Most of us are not fans of incessant, seemingly never ending campaigns. Too many television ads. Emails flooding our inbox. Flyers showing up in the mail on a daily basis. Unwanted robo-calls at dinner time.
But what if candidates had no funds to conduct their ad campaigns? How would you hear about them? Would you simply vote for the incumbent because you don’t know who else is running? Is that the best way for citizens to participate in self-government?
On the other hand, if donations to campaigns were unlimited, would elections be dominated by deep-pocketed donors? Would that encourage corruption, i.e. vote buying? That’s the thinking behind campaign finance laws. Each state sets its own limits for contributions to state-based races to avoid possible corruption.
But, at what point do state limits on political donations hamper the free speech of candidates? Balancing these competing considerations can be delicate, and if a state gets too stingy in what it permits, First Amendment issues arise and lawsuits ensue.
That’s what happened in the case of Alaska’s campaign finance law, which limits individual donations to state candidates to $500 per year. Alaska’s size, geography and communication channels pose a number of challenges to candidates trying to get their message out, and that favors the incumbent officeholder, who benefits from name recognition among voters. And guess who writes these laws? The incumbents. Low contribution limit laws handicap the people running against the politicians who wrote the laws. That’s where the courts come in.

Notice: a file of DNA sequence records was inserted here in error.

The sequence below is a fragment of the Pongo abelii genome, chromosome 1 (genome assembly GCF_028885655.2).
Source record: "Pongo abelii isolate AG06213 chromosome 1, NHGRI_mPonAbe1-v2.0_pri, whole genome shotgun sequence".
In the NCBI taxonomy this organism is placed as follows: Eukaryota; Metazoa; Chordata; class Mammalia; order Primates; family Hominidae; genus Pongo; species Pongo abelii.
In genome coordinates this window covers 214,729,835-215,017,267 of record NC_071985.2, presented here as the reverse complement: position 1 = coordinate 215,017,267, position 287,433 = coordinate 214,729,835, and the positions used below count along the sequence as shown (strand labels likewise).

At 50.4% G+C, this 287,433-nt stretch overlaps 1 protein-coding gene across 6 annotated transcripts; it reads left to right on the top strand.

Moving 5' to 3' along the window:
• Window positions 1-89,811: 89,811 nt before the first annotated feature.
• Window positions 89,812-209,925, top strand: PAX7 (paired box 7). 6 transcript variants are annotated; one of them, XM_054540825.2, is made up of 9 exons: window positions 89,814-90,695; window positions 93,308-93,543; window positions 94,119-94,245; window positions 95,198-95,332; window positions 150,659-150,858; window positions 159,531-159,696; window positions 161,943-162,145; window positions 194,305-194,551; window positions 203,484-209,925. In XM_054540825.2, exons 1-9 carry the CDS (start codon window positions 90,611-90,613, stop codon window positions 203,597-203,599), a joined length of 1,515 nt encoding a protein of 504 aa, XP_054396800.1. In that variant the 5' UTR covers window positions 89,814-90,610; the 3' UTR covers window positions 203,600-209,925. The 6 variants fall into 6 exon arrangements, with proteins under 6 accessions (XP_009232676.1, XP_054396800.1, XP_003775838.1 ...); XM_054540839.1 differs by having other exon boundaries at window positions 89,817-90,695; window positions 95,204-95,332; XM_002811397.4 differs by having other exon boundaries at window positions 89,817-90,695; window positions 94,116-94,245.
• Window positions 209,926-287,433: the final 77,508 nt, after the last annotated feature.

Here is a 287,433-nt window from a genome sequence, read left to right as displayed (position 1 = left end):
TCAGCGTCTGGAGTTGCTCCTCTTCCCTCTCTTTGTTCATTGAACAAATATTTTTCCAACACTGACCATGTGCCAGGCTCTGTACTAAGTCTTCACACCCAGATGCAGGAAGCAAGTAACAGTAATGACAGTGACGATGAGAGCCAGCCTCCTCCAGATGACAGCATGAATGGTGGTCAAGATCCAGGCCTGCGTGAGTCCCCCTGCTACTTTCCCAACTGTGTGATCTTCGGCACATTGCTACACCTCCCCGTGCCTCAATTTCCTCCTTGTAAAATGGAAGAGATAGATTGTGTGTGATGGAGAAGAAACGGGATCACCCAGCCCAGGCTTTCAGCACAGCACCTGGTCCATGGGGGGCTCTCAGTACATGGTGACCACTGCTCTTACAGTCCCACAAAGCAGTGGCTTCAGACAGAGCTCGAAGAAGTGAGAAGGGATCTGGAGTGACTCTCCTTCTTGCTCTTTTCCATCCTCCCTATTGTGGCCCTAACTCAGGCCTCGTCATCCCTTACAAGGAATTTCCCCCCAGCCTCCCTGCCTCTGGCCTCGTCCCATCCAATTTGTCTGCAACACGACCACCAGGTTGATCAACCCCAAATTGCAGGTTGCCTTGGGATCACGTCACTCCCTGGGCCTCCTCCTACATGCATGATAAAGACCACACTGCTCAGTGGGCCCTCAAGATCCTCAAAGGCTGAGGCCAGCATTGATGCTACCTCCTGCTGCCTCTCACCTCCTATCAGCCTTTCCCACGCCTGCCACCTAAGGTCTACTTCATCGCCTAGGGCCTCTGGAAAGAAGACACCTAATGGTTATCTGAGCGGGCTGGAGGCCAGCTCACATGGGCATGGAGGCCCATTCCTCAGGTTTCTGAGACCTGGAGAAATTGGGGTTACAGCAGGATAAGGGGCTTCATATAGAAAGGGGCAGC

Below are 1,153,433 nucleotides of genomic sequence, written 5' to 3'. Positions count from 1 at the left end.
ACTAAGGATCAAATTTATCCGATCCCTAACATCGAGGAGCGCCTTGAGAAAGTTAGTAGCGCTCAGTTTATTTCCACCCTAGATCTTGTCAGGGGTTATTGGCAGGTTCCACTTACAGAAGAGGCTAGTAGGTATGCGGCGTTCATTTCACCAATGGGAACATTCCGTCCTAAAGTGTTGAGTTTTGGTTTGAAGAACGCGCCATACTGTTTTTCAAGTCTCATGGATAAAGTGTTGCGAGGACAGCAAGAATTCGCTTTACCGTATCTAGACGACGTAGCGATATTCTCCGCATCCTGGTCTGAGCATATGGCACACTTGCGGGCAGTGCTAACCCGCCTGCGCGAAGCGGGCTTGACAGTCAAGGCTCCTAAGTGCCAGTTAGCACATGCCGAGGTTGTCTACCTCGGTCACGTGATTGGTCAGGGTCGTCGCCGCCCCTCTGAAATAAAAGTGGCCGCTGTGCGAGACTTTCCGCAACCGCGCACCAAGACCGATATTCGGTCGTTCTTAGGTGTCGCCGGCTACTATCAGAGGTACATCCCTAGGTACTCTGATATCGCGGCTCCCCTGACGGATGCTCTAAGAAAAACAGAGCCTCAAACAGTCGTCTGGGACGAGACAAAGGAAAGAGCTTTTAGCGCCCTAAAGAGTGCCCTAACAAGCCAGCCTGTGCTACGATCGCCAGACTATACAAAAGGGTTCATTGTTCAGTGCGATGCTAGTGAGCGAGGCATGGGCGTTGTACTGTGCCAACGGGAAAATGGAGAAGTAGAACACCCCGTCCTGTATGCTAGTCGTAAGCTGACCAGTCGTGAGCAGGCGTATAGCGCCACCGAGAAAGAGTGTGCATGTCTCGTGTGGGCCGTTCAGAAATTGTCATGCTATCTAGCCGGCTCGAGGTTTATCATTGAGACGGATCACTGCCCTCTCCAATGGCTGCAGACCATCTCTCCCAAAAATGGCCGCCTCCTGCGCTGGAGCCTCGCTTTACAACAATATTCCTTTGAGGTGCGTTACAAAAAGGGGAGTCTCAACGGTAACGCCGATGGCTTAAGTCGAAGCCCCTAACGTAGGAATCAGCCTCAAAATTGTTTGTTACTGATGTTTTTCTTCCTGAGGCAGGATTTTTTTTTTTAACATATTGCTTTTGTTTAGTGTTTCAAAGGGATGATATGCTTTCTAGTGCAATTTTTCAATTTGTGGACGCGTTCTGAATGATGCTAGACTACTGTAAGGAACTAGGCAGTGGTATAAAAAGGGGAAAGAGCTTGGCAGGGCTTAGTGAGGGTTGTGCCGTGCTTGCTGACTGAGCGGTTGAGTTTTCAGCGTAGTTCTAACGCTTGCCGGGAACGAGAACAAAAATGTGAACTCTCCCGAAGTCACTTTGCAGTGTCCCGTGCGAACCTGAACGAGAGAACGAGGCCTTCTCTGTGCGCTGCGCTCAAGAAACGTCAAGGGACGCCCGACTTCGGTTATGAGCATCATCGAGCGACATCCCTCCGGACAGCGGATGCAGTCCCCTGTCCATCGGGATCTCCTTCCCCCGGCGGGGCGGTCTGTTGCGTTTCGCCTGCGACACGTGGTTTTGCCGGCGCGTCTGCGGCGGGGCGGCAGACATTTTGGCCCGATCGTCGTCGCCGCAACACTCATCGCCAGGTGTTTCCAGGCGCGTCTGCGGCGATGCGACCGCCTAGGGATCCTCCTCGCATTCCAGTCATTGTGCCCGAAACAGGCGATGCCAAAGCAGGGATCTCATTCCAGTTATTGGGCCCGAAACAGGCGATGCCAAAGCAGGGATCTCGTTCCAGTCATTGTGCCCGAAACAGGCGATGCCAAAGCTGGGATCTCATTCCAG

Alaska’s donation law was challenged in court, and two federal courts, including the 9th U.S. Circuit Court of Appeals, upheld the limits before the case reached the U.S. Supreme Court. Recently, however, the Supreme Court vacated the 9th Circuit decision and sent it back down to that appeals court for a do-over, suggesting that Alaska’s limits were too low, and that the 9th Circuit had not properly applied applicable Supreme Court precedent.
Alliance Defending Freedom represents Alaska’s voters in this challenge to the state’s contribution limits. In a website press statement, John Bursch, the ADF lawyer in charge of the case, outlined the importance of the high court’s ruling: “The freedom of voters to participate in the political process is seriously impeded by laws that don’t allow them to meaningfully support the candidates and causes they believe in. We are not surprised that the Supreme Court vacated this ruling and sent it back for reconsideration. It has previously made clear that such contributions are a quintessential First Amendment exercise. The 9th Circuit seemed to understand this but, mystifyingly, relied on its own, older precedent rather than the Supreme Court’s more recent decisions in upholding Alaska’s overly restrictive campaign contribution limits.”
If we’re going to govern ourselves, we need to be informed. We should welcome the Supreme Court’s attempt to bring a level playing field to elections in Alaska.